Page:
B-227420, Aug 19, 1987, 87-2 CPD 180
B-227420: Aug 19, 1987
PROCUREMENT - Sealed Bidding - Bids - Clerical errors - Error correction - Propriety PROCUREMENT - Sealed Bidding - Bids - Error correction - Low bid displacement - Propriety DIGEST: Bid of annual rather than the requested monthly prices for janitorial services is obvious clerical mistake subject to correction. Where magnitude of one statement of bid is on the order of 12 times. There is no more than theoretical possibility that error was random in nature. Seventeen bids were received. After the apparent low bid was rejected as nonresponsive. 237.12 was low. 323.70 was almost $6 million higher than any other bidder's. 163.68 was grossly out of line with the other bids (which ranged from Sylvan's low bid of $18.
B-227420, Aug 19, 1987, 87-2 CPD 180
PROCUREMENT - Sealed Bidding - Bids - Clerical errors - Error correction - Propriety PROCUREMENT - Sealed Bidding - Bids - Error correction - Low bid displacement - Propriety DIGEST: Bid of annual rather than the requested monthly prices for janitorial services is obvious clerical mistake subject to correction, even where it results in misplacement of otherwise low bidder, where magnitude of one statement of bid is on the order of 12 times, based on other bids received and normal cost of the work, and there is no more than theoretical possibility that error was random in nature.
Sylvan Service Corporation:
Sylvan Services Corporation protests the determination by the General Services Administration (GSA) to permit correction of an alleged mistake in the bid of Hugo's Cleaning Service, Inc., under invitation for bids (IFB) No. GS-04P-87-EWC-0046. With the correction, Hugo displaced Sylvan as the apparent low bidder. We deny the protest.
The IFB requested monthly prices for providing janitorial services the Federal Courthouse Square and the Federal Courthouse Square Annex, Miami, Florida, for 1 year, plus separate prices for each of 2 option years.
Seventeen bids were received, and after the apparent low bid was rejected as nonresponsive, Sylvan's 3-year evaluated total price of $711,237.12 was low, while Hugo's price of $7,110,323.70 was almost $6 million higher than any other bidder's. Sometime after bid opening, Hugo claimed it mistakenly had inserted annual prices in the bid schedule instead of monthly prices. Based on the following, the contracting officer determined that Hugo had committed a correctable error: Hugo's total monthly price of $185,163.68 was grossly out of line with the other bids (which ranged from Sylvan's low bid of $18,465 to $33,375); dividing the bid by 12 brought it back into line; and Hugo submitted worksheets confirming the nature of the mistake and the intended bid.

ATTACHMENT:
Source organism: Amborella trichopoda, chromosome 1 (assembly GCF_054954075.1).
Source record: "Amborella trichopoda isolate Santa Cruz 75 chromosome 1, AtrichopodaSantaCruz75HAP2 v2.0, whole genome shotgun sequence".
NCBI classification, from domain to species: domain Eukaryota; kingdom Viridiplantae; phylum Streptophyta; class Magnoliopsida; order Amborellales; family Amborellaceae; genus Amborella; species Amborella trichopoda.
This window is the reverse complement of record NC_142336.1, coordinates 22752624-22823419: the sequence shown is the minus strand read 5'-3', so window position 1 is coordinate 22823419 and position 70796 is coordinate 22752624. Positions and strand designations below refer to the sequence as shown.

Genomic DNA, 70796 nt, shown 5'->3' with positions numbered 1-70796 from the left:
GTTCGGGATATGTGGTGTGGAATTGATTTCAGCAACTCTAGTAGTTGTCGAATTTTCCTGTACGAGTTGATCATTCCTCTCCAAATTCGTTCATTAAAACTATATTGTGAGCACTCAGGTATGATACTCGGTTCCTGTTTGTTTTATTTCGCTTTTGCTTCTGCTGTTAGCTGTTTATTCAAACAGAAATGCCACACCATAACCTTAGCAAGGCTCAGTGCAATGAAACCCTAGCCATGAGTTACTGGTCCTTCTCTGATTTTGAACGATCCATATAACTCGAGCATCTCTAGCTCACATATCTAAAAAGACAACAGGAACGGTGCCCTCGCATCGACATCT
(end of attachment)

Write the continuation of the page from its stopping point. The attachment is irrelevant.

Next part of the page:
Sylvan argues that correction was improper because Hugo's bid was internally consistent and there is not "clear and convincing" evidence on the face of the bid as to the nature of the mistake or the bid actually intended. Federal Acquisition Regulation, 48 C.F.R. Sec. 14.406-3(a) (1987), requires such evidence where correction of a claimed mistake would result in displacing a lower bid. Sylvan also argues that GSA, in determining the validity of Hugo's claimed mistake in bid, relied on extrinsic information submitted by Hugo.
We disagree with Sylvan that the mistake and the intended bid are not sufficiently clear from Hugo's bid. Although Hugo's bid is internally consistent, its inconsistency with the array of bids received and the reasonable cost of performing the services suggests a mistake. Among the types of mistake that could have led to the gross inconsistency in the bid are misplacement of a decimal, random error, and the quoting of annual instead of monthly prices. The possibility of a decimal error can be discounted since Hugo's listed price already included cents. A random mistake (e.g., simply pushing the wrong keys on the typewriter) cannot similarly be discounted, but random error is a possible explanation for any claimed mistake; we have taken the position in cases such as this that where logic dictates that an obvious mistake was made, correction may be allowed notwithstanding the ever present possibility of a random mistake. See Worldwide Services, Inc., B-184321, Feb. 18, 1976, 76-1 CPD Para. 108.
Since the magnitude of the discrepancy from the other 16 bids and the normal cost of the work is on the order of 12 times Hugo's bid, we believe logic dictates a conclusion that Hugo mistakenly inserted annual, rather than monthly, prices in the bid schedule. See Worldwide Services, Inc., B-184321, supra (correction allowed as a clerical error, obvious from the bid, where bidder furnished annual prices rather than monthly prices). other explanation, aside from the mere theoretical possibility of a random mistake, is plausible, and the probability that such a mistake would result in prices consistently reflecting reasonable annual prices is remote.
Since the mistake and the total intended bid of $592,526.97 were clear from the face of Hugo's bid, GSA properly corrected the bid notwithstanding that the contracting officer partially relied on supporting documentation submitted by Hugo.
The protest is denied.